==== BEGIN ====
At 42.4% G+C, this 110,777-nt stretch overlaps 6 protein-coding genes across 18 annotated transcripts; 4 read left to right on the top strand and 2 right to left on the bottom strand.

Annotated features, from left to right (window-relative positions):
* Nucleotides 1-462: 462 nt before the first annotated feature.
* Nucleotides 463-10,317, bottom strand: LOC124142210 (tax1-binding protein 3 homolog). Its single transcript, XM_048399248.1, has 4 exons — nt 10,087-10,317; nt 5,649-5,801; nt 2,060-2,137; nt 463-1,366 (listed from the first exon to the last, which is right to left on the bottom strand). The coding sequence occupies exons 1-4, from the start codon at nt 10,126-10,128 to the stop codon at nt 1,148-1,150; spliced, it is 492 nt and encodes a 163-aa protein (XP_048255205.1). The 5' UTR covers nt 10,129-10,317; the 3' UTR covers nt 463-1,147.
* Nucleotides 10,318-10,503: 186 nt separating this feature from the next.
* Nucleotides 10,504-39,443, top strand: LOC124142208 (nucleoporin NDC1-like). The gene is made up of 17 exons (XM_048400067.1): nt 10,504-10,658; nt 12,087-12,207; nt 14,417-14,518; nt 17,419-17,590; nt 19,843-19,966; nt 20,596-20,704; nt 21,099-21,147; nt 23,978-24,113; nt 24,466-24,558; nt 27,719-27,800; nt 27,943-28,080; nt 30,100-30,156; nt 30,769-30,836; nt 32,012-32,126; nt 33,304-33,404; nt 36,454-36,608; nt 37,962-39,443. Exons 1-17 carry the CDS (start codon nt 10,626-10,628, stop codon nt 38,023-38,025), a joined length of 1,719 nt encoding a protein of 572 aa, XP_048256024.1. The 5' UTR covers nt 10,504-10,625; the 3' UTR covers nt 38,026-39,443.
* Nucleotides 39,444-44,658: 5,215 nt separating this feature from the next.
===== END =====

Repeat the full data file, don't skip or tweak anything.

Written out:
At 42.4% G+C, this 110,777-nt stretch overlaps 6 protein-coding genes across 18 annotated transcripts; 4 read left to right on the top strand and 2 right to left on the bottom strand.

Annotated features, from left to right (window-relative positions):
* Nucleotides 1-462: 462 nt before the first annotated feature.
* Nucleotides 463-10,317, bottom strand: LOC124142210 (tax1-binding protein 3 homolog). Its single transcript, XM_048399248.1, has 4 exons — nt 10,087-10,317; nt 5,649-5,801; nt 2,060-2,137; nt 463-1,366 (listed from the first exon to the last, which is right to left on the bottom strand). The coding sequence occupies exons 1-4, from the start codon at nt 10,126-10,128 to the stop codon at nt 1,148-1,150; spliced, it is 492 nt and encodes a 163-aa protein (XP_048255205.1). The 5' UTR covers nt 10,129-10,317; the 3' UTR covers nt 463-1,147.
* Nucleotides 10,318-10,503: 186 nt separating this feature from the next.
* Nucleotides 10,504-39,443, top strand: LOC124142208 (nucleoporin NDC1-like). The gene is made up of 17 exons (XM_048400067.1): nt 10,504-10,658; nt 12,087-12,207; nt 14,417-14,518; nt 17,419-17,590; nt 19,843-19,966; nt 20,596-20,704; nt 21,099-21,147; nt 23,978-24,113; nt 24,466-24,558; nt 27,719-27,800; nt 27,943-28,080; nt 30,100-30,156; nt 30,769-30,836; nt 32,012-32,126; nt 33,304-33,404; nt 36,454-36,608; nt 37,962-39,443. Exons 1-17 carry the CDS (start codon nt 10,626-10,628, stop codon nt 38,023-38,025), a joined length of 1,719 nt encoding a protein of 572 aa, XP_048256024.1. The 5' UTR covers nt 10,504-10,625; the 3' UTR covers nt 38,026-39,443.
* Nucleotides 39,444-44,658: 5,215 nt separating this feature from the next.